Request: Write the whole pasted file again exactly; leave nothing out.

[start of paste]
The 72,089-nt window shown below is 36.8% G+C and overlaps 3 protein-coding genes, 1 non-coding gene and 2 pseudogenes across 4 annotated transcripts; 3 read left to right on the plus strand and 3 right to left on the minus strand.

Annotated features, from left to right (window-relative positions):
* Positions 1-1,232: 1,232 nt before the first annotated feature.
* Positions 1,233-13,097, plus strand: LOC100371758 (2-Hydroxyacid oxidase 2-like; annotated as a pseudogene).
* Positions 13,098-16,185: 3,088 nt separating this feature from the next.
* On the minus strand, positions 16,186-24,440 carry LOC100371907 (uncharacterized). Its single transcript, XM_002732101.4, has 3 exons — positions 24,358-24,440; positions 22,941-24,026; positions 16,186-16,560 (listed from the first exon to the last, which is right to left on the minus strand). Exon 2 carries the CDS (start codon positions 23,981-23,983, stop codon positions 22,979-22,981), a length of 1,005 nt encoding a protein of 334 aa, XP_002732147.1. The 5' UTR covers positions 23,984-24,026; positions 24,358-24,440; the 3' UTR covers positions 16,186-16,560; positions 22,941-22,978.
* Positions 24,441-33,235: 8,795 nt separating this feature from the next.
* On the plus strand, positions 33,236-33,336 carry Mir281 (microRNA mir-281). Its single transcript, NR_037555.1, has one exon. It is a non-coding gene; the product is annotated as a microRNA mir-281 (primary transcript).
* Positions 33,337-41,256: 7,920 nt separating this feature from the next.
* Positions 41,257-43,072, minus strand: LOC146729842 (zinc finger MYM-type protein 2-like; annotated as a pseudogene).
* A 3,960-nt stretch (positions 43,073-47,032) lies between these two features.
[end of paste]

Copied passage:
The 72,089-nt window shown below is 36.8% G+C and overlaps 3 protein-coding genes, 1 non-coding gene and 2 pseudogenes across 4 annotated transcripts; 3 read left to right on the plus strand and 3 right to left on the minus strand.

Annotated features, from left to right (window-relative positions):
* Positions 1-1,232: 1,232 nt before the first annotated feature.
* Positions 1,233-13,097, plus strand: LOC100371758 (2-Hydroxyacid oxidase 2-like; annotated as a pseudogene).
* Positions 13,098-16,185: 3,088 nt separating this feature from the next.
* On the minus strand, positions 16,186-24,440 carry LOC100371907 (uncharacterized). Its single transcript, XM_002732101.4, has 3 exons — positions 24,358-24,440; positions 22,941-24,026; positions 16,186-16,560 (listed from the first exon to the last, which is right to left on the minus strand). Exon 2 carries the CDS (start codon positions 23,981-23,983, stop codon positions 22,979-22,981), a length of 1,005 nt encoding a protein of 334 aa, XP_002732147.1. The 5' UTR covers positions 23,984-24,026; positions 24,358-24,440; the 3' UTR covers positions 16,186-16,560; positions 22,941-22,978.
* Positions 24,441-33,235: 8,795 nt separating this feature from the next.
* On the plus strand, positions 33,236-33,336 carry Mir281 (microRNA mir-281). Its single transcript, NR_037555.1, has one exon. It is a non-coding gene; the product is annotated as a microRNA mir-281 (primary transcript).
* Positions 33,337-41,256: 7,920 nt separating this feature from the next.
* Positions 41,257-43,072, minus strand: LOC146729842 (zinc finger MYM-type protein 2-like; annotated as a pseudogene).
* A 3,960-nt stretch (positions 43,073-47,032) lies between these two features.